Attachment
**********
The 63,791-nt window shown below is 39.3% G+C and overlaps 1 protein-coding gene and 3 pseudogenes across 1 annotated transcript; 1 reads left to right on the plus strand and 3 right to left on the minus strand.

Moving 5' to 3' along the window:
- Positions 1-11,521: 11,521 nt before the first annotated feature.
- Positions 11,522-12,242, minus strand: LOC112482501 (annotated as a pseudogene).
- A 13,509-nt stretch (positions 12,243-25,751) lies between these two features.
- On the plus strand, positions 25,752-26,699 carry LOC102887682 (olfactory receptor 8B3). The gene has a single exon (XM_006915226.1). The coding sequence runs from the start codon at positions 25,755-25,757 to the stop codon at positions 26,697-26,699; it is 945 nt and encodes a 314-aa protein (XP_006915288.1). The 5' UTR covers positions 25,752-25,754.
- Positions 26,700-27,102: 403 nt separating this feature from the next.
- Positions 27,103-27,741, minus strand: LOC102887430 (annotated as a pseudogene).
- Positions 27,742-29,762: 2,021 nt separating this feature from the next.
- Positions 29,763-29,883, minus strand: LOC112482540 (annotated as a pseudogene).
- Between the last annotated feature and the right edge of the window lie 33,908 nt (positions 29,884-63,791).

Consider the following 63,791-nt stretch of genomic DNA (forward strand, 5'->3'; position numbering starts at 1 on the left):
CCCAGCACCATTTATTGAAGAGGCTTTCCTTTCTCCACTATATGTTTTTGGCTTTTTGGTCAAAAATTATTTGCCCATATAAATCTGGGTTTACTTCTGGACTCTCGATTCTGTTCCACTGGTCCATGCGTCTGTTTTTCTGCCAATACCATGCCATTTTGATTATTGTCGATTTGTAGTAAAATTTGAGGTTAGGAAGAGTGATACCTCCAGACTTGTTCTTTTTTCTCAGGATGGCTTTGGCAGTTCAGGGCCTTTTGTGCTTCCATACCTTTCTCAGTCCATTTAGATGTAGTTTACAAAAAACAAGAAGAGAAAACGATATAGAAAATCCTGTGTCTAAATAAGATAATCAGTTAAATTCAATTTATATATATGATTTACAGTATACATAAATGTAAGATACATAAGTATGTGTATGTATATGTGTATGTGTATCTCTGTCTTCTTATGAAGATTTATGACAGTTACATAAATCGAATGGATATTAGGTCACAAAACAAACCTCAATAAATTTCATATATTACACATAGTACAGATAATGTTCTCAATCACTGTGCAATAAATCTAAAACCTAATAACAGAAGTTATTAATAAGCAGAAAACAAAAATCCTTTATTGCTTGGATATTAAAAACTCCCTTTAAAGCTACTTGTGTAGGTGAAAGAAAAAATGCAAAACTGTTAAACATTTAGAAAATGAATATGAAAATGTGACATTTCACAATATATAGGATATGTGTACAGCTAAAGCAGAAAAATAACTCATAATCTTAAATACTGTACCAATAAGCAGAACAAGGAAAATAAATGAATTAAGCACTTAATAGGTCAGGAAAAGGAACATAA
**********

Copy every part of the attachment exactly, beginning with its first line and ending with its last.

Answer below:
The 63,791-nt window shown below is 39.3% G+C and overlaps 1 protein-coding gene and 3 pseudogenes across 1 annotated transcript; 1 reads left to right on the plus strand and 3 right to left on the minus strand.

Moving 5' to 3' along the window:
- Positions 1-11,521: 11,521 nt before the first annotated feature.
- Positions 11,522-12,242, minus strand: LOC112482501 (annotated as a pseudogene).
- A 13,509-nt stretch (positions 12,243-25,751) lies between these two features.
- On the plus strand, positions 25,752-26,699 carry LOC102887682 (olfactory receptor 8B3). The gene has a single exon (XM_006915226.1). The coding sequence runs from the start codon at positions 25,755-25,757 to the stop codon at positions 26,697-26,699; it is 945 nt and encodes a 314-aa protein (XP_006915288.1). The 5' UTR covers positions 25,752-25,754.
- Positions 26,700-27,102: 403 nt separating this feature from the next.
- Positions 27,103-27,741, minus strand: LOC102887430 (annotated as a pseudogene).
- Positions 27,742-29,762: 2,021 nt separating this feature from the next.
- Positions 29,763-29,883, minus strand: LOC112482540 (annotated as a pseudogene).
- Between the last annotated feature and the right edge of the window lie 33,908 nt (positions 29,884-63,791).

Consider the following 63,791-nt stretch of genomic DNA (forward strand, 5'->3'; position numbering starts at 1 on the left):
CCCAGCACCATTTATTGAAGAGGCTTTCCTTTCTCCACTATATGTTTTTGGCTTTTTGGTCAAAAATTATTTGCCCATATAAATCTGGGTTTACTTCTGGACTCTCGATTCTGTTCCACTGGTCCATGCGTCTGTTTTTCTGCCAATACCATGCCATTTTGATTATTGTCGATTTGTAGTAAAATTTGAGGTTAGGAAGAGTGATACCTCCAGACTTGTTCTTTTTTCTCAGGATGGCTTTGGCAGTTCAGGGCCTTTTGTGCTTCCATACCTTTCTCAGTCCATTTAGATGTAGTTTACAAAAAACAAGAAGAGAAAACGATATAGAAAATCCTGTGTCTAAATAAGATAATCAGTTAAATTCAATTTATATATATGATTTACAGTATACATAAATGTAAGATACATAAGTATGTGTATGTATATGTGTATGTGTATCTCTGTCTTCTTATGAAGATTTATGACAGTTACATAAATCGAATGGATATTAGGTCACAAAACAAACCTCAATAAATTTCATATATTACACATAGTACAGATAATGTTCTCAATCACTGTGCAATAAATCTAAAACCTAATAACAGAAGTTATTAATAAGCAGAAAACAAAAATCCTTTATTGCTTGGATATTAAAAACTCCCTTTAAAGCTACTTGTGTAGGTGAAAGAAAAAATGCAAAACTGTTAAACATTTAGAAAATGAATATGAAAATGTGACATTTCACAATATATAGGATATGTGTACAGCTAAAGCAGAAAAATAACTCATAATCTTAAATACTGTACCAATAAGCAGAACAAGGAAAATAAATGAATTAAGCACTTAATAGGTCAGGAAAAGGAACATAA